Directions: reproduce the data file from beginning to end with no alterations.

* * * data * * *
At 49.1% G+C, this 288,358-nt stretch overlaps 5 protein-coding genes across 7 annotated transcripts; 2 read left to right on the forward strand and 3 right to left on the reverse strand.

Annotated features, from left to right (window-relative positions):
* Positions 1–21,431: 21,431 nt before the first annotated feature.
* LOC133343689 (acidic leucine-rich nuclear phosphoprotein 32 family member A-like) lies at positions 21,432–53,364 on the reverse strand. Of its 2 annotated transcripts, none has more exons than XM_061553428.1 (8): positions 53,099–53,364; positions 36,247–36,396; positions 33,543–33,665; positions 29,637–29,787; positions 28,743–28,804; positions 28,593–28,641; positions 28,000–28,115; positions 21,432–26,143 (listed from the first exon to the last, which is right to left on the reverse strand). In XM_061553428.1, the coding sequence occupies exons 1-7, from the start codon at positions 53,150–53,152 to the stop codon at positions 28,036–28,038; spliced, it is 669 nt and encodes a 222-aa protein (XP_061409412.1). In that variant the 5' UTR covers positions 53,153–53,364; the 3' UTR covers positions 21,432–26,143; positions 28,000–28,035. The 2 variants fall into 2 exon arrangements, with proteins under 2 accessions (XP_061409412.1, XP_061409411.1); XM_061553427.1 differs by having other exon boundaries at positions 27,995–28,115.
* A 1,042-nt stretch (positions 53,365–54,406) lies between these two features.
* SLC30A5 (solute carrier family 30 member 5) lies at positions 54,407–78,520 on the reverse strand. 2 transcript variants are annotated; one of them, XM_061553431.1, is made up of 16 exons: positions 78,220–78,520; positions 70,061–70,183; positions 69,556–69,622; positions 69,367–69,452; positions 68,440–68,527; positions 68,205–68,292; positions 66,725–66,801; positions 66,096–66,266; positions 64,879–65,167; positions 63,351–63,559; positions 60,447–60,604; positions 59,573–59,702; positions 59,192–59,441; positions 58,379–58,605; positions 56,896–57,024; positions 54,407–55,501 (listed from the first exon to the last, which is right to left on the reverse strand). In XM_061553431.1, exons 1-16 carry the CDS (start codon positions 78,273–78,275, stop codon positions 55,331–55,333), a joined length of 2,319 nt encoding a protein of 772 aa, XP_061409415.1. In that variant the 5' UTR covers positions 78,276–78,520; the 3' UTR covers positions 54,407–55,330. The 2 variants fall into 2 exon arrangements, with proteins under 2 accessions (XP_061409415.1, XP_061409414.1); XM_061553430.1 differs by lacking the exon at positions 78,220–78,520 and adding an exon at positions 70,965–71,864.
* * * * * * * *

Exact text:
At 49.1% G+C, this 288,358-nt stretch overlaps 5 protein-coding genes across 7 annotated transcripts; 2 read left to right on the forward strand and 3 right to left on the reverse strand.

Annotated features, from left to right (window-relative positions):
* Positions 1–21,431: 21,431 nt before the first annotated feature.
* LOC133343689 (acidic leucine-rich nuclear phosphoprotein 32 family member A-like) lies at positions 21,432–53,364 on the reverse strand. Of its 2 annotated transcripts, none has more exons than XM_061553428.1 (8): positions 53,099–53,364; positions 36,247–36,396; positions 33,543–33,665; positions 29,637–29,787; positions 28,743–28,804; positions 28,593–28,641; positions 28,000–28,115; positions 21,432–26,143 (listed from the first exon to the last, which is right to left on the reverse strand). In XM_061553428.1, the coding sequence occupies exons 1-7, from the start codon at positions 53,150–53,152 to the stop codon at positions 28,036–28,038; spliced, it is 669 nt and encodes a 222-aa protein (XP_061409412.1). In that variant the 5' UTR covers positions 53,153–53,364; the 3' UTR covers positions 21,432–26,143; positions 28,000–28,035. The 2 variants fall into 2 exon arrangements, with proteins under 2 accessions (XP_061409412.1, XP_061409411.1); XM_061553427.1 differs by having other exon boundaries at positions 27,995–28,115.
* A 1,042-nt stretch (positions 53,365–54,406) lies between these two features.
* SLC30A5 (solute carrier family 30 member 5) lies at positions 54,407–78,520 on the reverse strand. 2 transcript variants are annotated; one of them, XM_061553431.1, is made up of 16 exons: positions 78,220–78,520; positions 70,061–70,183; positions 69,556–69,622; positions 69,367–69,452; positions 68,440–68,527; positions 68,205–68,292; positions 66,725–66,801; positions 66,096–66,266; positions 64,879–65,167; positions 63,351–63,559; positions 60,447–60,604; positions 59,573–59,702; positions 59,192–59,441; positions 58,379–58,605; positions 56,896–57,024; positions 54,407–55,501 (listed from the first exon to the last, which is right to left on the reverse strand). In XM_061553431.1, exons 1-16 carry the CDS (start codon positions 78,273–78,275, stop codon positions 55,331–55,333), a joined length of 2,319 nt encoding a protein of 772 aa, XP_061409415.1. In that variant the 5' UTR covers positions 78,276–78,520; the 3' UTR covers positions 54,407–55,330. The 2 variants fall into 2 exon arrangements, with proteins under 2 accessions (XP_061409415.1, XP_061409414.1); XM_061553430.1 differs by lacking the exon at positions 78,220–78,520 and adding an exon at positions 70,965–71,864.